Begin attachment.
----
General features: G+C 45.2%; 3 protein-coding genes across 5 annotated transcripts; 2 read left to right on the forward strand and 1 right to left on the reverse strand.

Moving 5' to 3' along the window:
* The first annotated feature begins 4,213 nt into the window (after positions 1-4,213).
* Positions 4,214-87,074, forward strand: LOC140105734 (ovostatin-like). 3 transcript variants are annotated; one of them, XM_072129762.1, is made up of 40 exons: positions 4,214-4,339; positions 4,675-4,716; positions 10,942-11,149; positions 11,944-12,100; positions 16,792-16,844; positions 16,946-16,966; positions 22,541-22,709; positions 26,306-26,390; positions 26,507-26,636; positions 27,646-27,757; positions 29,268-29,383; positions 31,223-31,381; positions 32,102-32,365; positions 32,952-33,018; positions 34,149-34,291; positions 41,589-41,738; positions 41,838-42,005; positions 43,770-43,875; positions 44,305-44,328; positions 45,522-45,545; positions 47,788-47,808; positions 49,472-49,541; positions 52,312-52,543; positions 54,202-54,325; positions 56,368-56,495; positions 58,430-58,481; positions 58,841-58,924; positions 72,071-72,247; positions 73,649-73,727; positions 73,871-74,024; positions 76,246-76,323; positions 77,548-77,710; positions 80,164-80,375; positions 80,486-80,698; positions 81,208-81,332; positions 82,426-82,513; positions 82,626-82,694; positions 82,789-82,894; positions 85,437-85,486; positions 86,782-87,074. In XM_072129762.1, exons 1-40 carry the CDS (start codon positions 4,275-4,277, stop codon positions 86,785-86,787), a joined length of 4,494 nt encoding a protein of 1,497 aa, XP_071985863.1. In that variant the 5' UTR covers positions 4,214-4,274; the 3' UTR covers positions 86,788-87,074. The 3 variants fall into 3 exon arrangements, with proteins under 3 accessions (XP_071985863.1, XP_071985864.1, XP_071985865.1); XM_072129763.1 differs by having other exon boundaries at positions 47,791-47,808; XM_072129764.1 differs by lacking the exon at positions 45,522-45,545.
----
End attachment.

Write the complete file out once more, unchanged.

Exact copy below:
General features: G+C 45.2%; 3 protein-coding genes across 5 annotated transcripts; 2 read left to right on the forward strand and 1 right to left on the reverse strand.

Moving 5' to 3' along the window:
* The first annotated feature begins 4,213 nt into the window (after positions 1-4,213).
* Positions 4,214-87,074, forward strand: LOC140105734 (ovostatin-like). 3 transcript variants are annotated; one of them, XM_072129762.1, is made up of 40 exons: positions 4,214-4,339; positions 4,675-4,716; positions 10,942-11,149; positions 11,944-12,100; positions 16,792-16,844; positions 16,946-16,966; positions 22,541-22,709; positions 26,306-26,390; positions 26,507-26,636; positions 27,646-27,757; positions 29,268-29,383; positions 31,223-31,381; positions 32,102-32,365; positions 32,952-33,018; positions 34,149-34,291; positions 41,589-41,738; positions 41,838-42,005; positions 43,770-43,875; positions 44,305-44,328; positions 45,522-45,545; positions 47,788-47,808; positions 49,472-49,541; positions 52,312-52,543; positions 54,202-54,325; positions 56,368-56,495; positions 58,430-58,481; positions 58,841-58,924; positions 72,071-72,247; positions 73,649-73,727; positions 73,871-74,024; positions 76,246-76,323; positions 77,548-77,710; positions 80,164-80,375; positions 80,486-80,698; positions 81,208-81,332; positions 82,426-82,513; positions 82,626-82,694; positions 82,789-82,894; positions 85,437-85,486; positions 86,782-87,074. In XM_072129762.1, exons 1-40 carry the CDS (start codon positions 4,275-4,277, stop codon positions 86,785-86,787), a joined length of 4,494 nt encoding a protein of 1,497 aa, XP_071985863.1. In that variant the 5' UTR covers positions 4,214-4,274; the 3' UTR covers positions 86,788-87,074. The 3 variants fall into 3 exon arrangements, with proteins under 3 accessions (XP_071985863.1, XP_071985864.1, XP_071985865.1); XM_072129763.1 differs by having other exon boundaries at positions 47,791-47,808; XM_072129764.1 differs by lacking the exon at positions 45,522-45,545.